Adjective "prone" definition and examples

Pronunciation

/prəʊn/

Definitions and examples

adjective

Likely or liable to suffer from, do, or experience something unpleasant or regrettable.
  1. in combination 'he was written off by many as too injury-prone'
  2. 'The standard cables are fiber optic but are prone to damage by personnel.'
  3. 'Field screens are prone to damage by pests and pathogens.'
  4. 'He is, however, also particularly prone to exaggeration, which may make others think of him as ridiculous.'
  5. 'Generally, the link between adrenalin making people more prone to heart failure is not well established.'
  6. 'Some of the children became prone to violent outbursts, irritability, nightmares, and insomnia.'
  7. 'Could people who inherit athletic ability also be somehow genetically prone to the disease?'
  8. 'His job relates to interacting with the public and to make the area less prone to crime.'
  9. 'He was an objective conductor, not prone to exaggeration.'
  10. 'The devices are meant to make voting easier, more efficient and less prone to error.'
  11. 'Of the tasks involved in our cases, lymph node searches appear to be especially prone to scalpel injuries.'
Lying flat, especially face downwards.
  1. 'a prone position'
  2. 'Valgus stress testing in the supine position or resisted knee flexion in the prone position may reproduce the pain.'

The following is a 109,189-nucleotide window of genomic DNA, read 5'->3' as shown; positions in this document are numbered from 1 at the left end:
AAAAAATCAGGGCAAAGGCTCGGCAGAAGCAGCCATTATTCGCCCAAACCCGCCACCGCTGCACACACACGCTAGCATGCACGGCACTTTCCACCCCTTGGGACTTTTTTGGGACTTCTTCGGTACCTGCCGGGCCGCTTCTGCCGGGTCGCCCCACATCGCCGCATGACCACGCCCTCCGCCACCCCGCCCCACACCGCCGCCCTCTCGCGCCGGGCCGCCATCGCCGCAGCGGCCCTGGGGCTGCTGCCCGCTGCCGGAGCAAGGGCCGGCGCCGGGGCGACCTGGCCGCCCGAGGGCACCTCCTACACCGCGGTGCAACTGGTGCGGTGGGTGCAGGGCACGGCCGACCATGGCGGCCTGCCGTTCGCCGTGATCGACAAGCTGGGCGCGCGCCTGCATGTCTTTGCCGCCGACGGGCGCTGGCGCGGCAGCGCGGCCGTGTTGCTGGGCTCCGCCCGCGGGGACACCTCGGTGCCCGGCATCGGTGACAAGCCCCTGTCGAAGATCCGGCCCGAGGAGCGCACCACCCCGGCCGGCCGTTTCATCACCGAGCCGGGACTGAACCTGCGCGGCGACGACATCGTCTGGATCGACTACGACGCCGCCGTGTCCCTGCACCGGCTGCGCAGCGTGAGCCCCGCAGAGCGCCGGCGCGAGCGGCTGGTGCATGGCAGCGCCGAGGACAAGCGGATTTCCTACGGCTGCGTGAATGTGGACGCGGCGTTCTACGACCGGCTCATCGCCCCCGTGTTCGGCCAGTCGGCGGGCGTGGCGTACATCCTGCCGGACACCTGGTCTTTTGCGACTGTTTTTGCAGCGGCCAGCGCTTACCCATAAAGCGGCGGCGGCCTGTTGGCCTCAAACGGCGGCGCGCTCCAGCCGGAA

3. 'Two of the remaining 27 patients were never placed in the prone position.'
  4. 'I turned to Jack, who was prone on the floor a few feet away.'
  5. 'I soon settled in for some rigorous study, busying myself with my alternately prone and prostrate experiments.'
  6. 'I was stunned and stayed in a prone position for a minute or so.'
  7. 'Rising from his prone position on the bed, he sat on the edge.'

Definitions

1. having a natural inclination or tendency to something; disposed; liable: to be prone to anger.

2. having the front or ventral part downward; lying face downward.

3. lying flat; prostrate.

4. having a downward direction or slope.

5. having the palm downward, as the hand.

More examples(as adjective)

"people can be prone to things."

"places can be prone to devastations."

"places can be prone to risks."

"people can be prone to attacks."

"markets can be prone to reactions."

More examples++

Origin

(prone)Late Middle English: from Latin pronus ‘leaning forward’, from pro ‘forwards’.